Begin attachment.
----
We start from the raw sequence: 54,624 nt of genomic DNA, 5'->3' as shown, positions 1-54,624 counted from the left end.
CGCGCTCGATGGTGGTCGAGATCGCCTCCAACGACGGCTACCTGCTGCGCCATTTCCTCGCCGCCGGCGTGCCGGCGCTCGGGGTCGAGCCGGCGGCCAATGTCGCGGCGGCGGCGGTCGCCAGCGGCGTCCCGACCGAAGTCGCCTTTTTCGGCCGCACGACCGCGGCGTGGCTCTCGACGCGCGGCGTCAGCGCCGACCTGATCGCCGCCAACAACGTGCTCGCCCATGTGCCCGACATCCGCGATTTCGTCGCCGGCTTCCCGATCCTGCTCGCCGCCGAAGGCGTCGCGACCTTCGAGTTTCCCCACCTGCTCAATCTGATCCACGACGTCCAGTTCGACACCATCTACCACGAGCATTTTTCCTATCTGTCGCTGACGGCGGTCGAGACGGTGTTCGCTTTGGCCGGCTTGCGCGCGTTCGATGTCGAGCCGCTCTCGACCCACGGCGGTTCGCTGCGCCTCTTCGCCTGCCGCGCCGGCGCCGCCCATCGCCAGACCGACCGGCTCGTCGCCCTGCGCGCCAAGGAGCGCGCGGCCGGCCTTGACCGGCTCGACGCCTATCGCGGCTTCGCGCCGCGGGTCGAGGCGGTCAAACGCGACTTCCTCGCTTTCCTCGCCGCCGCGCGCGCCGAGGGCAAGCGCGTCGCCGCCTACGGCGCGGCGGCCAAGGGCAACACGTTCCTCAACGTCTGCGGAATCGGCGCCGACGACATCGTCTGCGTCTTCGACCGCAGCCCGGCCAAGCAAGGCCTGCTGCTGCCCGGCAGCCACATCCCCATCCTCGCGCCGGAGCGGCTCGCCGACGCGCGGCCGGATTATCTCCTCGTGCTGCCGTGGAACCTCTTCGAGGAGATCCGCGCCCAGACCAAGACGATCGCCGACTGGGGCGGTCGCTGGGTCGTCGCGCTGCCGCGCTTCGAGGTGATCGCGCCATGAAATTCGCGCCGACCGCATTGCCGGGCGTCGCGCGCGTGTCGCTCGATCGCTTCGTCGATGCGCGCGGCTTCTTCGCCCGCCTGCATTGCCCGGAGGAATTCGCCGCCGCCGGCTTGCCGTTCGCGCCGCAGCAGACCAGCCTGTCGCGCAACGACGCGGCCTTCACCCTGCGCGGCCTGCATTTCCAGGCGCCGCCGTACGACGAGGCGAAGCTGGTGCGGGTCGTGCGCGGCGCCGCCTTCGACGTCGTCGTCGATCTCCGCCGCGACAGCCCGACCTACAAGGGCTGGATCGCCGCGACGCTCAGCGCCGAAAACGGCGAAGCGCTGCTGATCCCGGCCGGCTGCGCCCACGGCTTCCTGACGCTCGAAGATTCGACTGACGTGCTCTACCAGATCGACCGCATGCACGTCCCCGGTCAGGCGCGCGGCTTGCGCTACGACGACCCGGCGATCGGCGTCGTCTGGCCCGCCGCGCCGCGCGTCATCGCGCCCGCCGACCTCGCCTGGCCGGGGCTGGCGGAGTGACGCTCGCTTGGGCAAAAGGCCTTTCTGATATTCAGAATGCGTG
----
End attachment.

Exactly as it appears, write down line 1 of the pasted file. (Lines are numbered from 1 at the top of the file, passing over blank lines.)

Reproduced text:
We start from the raw sequence: 54,624 nt of genomic DNA, 5'->3' as shown, positions 1-54,624 counted from the left end.